Western Australia has led the country in banning e-cigarettes, even those which do not contain nicotine.
The World Health Organisation (WHO) will hold a tobacco control meeting in Moscow in October to debate the merits of electronic cigarettes, with some doctors arguing in favour of the product.
While many users claim the e-cigarettes, which allow them to inhale a vapour without the smoke, help them to cut down their tobacco habit, Australian health experts are questioning their value.
Last month the Supreme Court of Western Australia ruled that e-cigarettes that do not contain nicotine still breached the tobacco control act which prohibits any “food, toy or other product” looking like a cigarette or cigar.
Talkback caller to 720 ABC Perth, Mohammed, said he felt that an e-cigarette had helped him with a 27-year chain-smoking habit.
“About three months ago I switched to the e-cigarette and I haven’t touched a normal cigarette since,” he said.
“My breathing has improved, my sleeping has improved. There is no smell on my clothes or car.
“I’m looking forward to giving up. I have tried all those other things like patches and chewing gum, but they never helped. This is the only thing that kept me off cigarettes.”
E-cigarettes not approved as quitting aids
Dr Tarun Weeramanthri, the executive director of public health at the WA Health Department, said that while further research is welcome, there is no evidence to date the e-cigarettes work any better that other nicotine replacements.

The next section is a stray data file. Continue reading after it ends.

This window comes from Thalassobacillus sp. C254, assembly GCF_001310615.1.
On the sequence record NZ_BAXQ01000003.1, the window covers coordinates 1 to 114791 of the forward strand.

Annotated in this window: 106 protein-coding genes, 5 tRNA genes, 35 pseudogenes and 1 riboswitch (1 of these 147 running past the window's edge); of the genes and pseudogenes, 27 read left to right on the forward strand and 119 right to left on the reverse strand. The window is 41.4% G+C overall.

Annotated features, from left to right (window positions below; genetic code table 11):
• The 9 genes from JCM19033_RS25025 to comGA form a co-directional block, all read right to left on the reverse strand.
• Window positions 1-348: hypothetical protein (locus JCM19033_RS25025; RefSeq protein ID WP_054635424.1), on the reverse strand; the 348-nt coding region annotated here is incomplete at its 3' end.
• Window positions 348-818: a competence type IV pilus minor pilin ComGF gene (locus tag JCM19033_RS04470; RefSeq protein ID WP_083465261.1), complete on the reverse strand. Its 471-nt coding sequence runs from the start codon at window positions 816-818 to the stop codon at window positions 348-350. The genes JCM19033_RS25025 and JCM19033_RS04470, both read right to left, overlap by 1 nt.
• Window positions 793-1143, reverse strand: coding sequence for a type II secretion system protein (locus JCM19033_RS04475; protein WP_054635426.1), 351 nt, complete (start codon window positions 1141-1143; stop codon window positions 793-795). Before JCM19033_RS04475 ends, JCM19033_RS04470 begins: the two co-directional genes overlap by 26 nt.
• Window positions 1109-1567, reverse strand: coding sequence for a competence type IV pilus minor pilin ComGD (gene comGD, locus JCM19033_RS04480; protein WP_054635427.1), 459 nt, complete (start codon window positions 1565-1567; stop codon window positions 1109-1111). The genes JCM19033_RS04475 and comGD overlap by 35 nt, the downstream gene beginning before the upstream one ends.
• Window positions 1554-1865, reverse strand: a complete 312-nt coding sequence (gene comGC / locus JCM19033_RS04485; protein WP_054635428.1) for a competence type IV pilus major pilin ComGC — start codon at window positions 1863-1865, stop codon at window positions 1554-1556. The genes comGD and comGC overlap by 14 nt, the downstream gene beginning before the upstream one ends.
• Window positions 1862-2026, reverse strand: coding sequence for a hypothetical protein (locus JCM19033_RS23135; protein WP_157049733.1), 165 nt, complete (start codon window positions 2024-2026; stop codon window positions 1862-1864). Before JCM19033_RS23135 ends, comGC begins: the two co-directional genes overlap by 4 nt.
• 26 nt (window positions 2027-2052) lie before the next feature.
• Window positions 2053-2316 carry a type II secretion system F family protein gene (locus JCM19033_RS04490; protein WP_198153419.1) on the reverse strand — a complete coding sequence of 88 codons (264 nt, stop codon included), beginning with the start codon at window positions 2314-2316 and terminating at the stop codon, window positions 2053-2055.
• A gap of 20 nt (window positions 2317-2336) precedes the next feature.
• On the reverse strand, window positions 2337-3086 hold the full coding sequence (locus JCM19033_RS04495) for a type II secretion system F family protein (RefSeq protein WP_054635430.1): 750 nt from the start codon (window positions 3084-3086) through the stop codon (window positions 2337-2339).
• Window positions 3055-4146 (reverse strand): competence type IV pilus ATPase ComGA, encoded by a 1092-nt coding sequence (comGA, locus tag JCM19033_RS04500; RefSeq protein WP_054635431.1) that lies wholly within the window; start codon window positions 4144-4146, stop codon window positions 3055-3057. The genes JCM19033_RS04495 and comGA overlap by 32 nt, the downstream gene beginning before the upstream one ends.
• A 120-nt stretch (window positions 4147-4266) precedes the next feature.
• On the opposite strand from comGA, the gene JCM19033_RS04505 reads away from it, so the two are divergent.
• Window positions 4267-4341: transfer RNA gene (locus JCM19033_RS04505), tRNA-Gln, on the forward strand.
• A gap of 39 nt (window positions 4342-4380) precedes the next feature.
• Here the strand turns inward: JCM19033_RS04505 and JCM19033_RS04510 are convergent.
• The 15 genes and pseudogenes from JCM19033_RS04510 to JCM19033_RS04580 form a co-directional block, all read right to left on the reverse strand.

“E-cigarettes have been around since the 1960s but despite the claims for them, they are not registered in Australia as a quitting aid,” he said.
“Some people will say the devices helped them quit, but when we look at the evidence, many more people just keep smoking e-cigarettes and normal cigarettes.
“The long term trials haven’t been that conclusive about the effectiveness of e-cigarettes in quitting.”
What has changed, Dr Weeramanthri, is that e-cigarettes have become a bigger business, particularly in Europe, where seven million people use them.
“What has happened in the last couple of years is the big tobacco companies have been buying up e-cigarette companies.
If you look at Europe, where millions of people do use e-cigarettes, they are promoted just like old fashioned cigarettes.
“There is massive advertising and promotion around them and there is evidence that, in some countries, they are being marketed at children.
“That’s what we want to avoid at all costs.”